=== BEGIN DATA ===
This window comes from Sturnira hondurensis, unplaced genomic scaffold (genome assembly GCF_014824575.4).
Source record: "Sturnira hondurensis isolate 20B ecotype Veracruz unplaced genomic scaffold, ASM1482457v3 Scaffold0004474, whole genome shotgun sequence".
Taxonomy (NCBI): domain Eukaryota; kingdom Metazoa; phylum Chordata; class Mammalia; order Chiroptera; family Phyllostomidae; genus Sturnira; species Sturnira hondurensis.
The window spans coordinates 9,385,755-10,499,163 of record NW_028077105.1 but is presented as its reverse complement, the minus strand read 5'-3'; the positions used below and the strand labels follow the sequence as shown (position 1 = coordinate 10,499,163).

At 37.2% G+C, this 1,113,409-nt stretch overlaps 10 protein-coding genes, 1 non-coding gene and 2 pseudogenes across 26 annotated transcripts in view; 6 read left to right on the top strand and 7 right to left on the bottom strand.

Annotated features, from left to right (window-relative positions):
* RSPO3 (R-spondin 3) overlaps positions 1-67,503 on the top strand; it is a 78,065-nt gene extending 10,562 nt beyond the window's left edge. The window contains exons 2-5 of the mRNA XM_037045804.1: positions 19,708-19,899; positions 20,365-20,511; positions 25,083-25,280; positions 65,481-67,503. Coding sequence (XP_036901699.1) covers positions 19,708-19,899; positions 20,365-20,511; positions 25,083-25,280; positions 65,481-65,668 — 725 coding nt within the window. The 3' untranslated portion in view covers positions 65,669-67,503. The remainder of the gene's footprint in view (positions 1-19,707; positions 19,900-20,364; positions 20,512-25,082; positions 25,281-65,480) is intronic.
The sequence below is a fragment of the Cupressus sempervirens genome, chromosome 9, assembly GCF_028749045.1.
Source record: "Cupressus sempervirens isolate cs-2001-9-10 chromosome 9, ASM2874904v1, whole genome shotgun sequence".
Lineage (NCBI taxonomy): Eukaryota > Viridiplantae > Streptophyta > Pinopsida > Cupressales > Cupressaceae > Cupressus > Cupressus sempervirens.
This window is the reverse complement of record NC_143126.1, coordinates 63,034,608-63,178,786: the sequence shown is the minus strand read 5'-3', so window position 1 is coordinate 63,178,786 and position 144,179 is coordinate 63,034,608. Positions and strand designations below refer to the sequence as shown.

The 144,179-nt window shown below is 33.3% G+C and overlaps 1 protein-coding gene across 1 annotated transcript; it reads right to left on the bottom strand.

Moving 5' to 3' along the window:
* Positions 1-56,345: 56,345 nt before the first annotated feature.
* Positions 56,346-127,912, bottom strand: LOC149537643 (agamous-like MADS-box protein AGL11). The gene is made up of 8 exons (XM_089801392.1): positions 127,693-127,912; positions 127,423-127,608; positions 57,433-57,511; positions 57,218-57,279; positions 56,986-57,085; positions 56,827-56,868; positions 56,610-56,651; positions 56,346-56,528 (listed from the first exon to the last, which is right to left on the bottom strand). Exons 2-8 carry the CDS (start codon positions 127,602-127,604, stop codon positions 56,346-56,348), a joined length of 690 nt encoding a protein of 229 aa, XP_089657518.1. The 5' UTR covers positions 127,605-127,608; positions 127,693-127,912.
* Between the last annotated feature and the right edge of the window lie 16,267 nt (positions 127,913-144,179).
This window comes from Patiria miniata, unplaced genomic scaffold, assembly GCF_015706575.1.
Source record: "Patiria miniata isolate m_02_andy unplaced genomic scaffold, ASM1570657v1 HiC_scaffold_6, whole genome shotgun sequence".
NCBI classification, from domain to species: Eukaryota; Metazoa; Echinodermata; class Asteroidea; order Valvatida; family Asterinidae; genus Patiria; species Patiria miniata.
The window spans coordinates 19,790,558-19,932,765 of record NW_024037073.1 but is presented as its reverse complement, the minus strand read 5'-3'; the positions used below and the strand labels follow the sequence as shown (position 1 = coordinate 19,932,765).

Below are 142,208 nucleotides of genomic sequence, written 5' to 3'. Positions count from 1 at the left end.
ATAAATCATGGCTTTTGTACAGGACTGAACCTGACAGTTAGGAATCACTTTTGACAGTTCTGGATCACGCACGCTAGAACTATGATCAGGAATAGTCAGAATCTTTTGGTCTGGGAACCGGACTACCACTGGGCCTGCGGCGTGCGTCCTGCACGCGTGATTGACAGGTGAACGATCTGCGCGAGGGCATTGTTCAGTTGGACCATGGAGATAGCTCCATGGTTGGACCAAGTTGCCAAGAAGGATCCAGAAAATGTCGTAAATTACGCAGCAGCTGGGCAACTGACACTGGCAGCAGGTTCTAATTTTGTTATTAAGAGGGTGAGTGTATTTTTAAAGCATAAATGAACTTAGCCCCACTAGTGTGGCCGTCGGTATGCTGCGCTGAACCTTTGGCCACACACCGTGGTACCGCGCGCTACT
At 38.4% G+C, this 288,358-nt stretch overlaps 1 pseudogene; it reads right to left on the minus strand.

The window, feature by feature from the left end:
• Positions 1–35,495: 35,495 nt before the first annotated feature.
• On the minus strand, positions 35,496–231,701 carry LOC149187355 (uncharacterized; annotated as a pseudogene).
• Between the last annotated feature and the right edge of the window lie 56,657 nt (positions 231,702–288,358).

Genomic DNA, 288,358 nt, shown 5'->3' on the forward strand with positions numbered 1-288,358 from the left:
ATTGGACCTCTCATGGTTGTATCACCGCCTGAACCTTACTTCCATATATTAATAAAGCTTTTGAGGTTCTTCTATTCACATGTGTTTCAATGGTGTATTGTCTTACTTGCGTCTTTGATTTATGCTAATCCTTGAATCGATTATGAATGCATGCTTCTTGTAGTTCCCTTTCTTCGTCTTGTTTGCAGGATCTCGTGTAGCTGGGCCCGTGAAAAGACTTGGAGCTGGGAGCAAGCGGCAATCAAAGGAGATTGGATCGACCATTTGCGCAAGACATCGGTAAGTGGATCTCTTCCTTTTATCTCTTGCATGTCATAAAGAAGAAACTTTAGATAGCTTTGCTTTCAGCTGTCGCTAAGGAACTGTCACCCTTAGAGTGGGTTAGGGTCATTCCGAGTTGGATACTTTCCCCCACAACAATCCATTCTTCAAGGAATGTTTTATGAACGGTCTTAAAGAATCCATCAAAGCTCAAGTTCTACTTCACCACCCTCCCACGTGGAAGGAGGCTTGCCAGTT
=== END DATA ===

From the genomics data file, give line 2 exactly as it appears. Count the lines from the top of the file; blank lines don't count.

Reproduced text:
Source record: "Sturnira hondurensis isolate 20B ecotype Veracruz unplaced genomic scaffold, ASM1482457v3 Scaffold0004474, whole genome shotgun sequence".